Todd Nesloney was a classroom teacher for seven years before taking the leap straight from classroom teacher to campus principal at John C. Webb Elementary in Navasota, Texas. Todd took over a struggling campus and brought in a brand new staff. He used his creative ideas to transform the campus and has been recognized with many awards even by the White House.
Todd has written several books including “Kids Deserve It” with Adam Welcome, Stories from Webb, and now Sparks in the Dark with Travis Crowder. We did this podcast a few months ago so we put together this excerpt from the conversation and added some new resources and links to share with you.
About you and your family
I was born and live in Texas my whole life. I taught for seven years and now in my fifth year as campus principal. I love teaching and working with the underserved families and kids. I have found a passion in reading and writing over the last couple years which led to the creation of Kids Deserve It, Stories from Webb, and now Sparks in the Dark with my best friend, Travis Crowder. He is a secondary teacher in North Carolina and we just published our book about reading and writing instruction. I love what I do which means getting to work with kids and adults and, yes, I do a little traveling and speaking too. I do balance my life though and make sure I spend time with my wife, Lisette, in the evenings, read a book, watch a movie, or sit and talk with my family.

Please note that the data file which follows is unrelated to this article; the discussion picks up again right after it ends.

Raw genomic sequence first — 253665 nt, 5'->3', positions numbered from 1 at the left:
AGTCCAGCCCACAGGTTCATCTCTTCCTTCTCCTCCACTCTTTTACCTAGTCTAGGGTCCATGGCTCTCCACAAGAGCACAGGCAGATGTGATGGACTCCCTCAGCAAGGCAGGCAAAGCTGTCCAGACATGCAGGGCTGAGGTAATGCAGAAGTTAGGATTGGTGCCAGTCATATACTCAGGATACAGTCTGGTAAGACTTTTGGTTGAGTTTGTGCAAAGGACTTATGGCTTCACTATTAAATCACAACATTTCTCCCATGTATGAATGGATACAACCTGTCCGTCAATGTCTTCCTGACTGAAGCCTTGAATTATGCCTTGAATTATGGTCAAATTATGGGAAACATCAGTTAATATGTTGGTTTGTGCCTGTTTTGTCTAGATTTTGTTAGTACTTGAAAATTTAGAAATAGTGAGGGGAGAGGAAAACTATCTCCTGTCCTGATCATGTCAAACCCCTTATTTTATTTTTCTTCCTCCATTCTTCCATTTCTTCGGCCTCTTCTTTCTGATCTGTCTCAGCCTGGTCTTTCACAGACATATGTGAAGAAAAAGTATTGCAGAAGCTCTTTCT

Lisette and I celebrated our 6th anniversary last April. We have two dogs named Paris and Jet. We live in Brenham, Texas that is the home of Blue Bell ice cream. We are the only city that has every flavor ice cream but I love their vanilla. I work in Navasota school district that is 30 minutes up the road right outside of Houston. I’ve lived in Brenham for over 24 years and have never regretted working in education.
What it was like for you as a student
Growing up, I always loved working with kids. For 13 years, I worked every summer for a week at a children’s summer camp with my church. I hold the record for going the most amount of years to be a helper there. When I was in high school in my junior year, my school signed up to be a pilot school for a class called “Ready, Set, Teach.” I took this class to see if being a teacher is what I really wanted to do.
There were 12 of us in the class. In my senior year I was ready for “Ready, Set, Teach 2” with only one other student. It was pretty much an internship where several days a week instead of going to class, I was assigned to a teacher at the local elementary school. I was more like a student teacher getting experience in the classroom, and that’s when I knew that teaching is what I wanted to do.
Beginning as a Teacher
After I finished high school, I was hired by Brenham ISD as an instructional aide in their Grow Your Own program. At that time, if I worked in a public school for so many hours a week for four years while I was going to Texas A&M University to become a teacher, the state of Texas paid for my college. Because of that work, I was able to bypass student teaching. There were no openings at Brenham when I graduated. I was offered two jobs at Waller SD (30 minutes away) and took the 4th-grade position and worked there for 7 years. Now I work in Navasota which is also 30 minutes away. I actually like the commute so I can enjoy the ride while listening to stuff.
Classroom Champion Teacher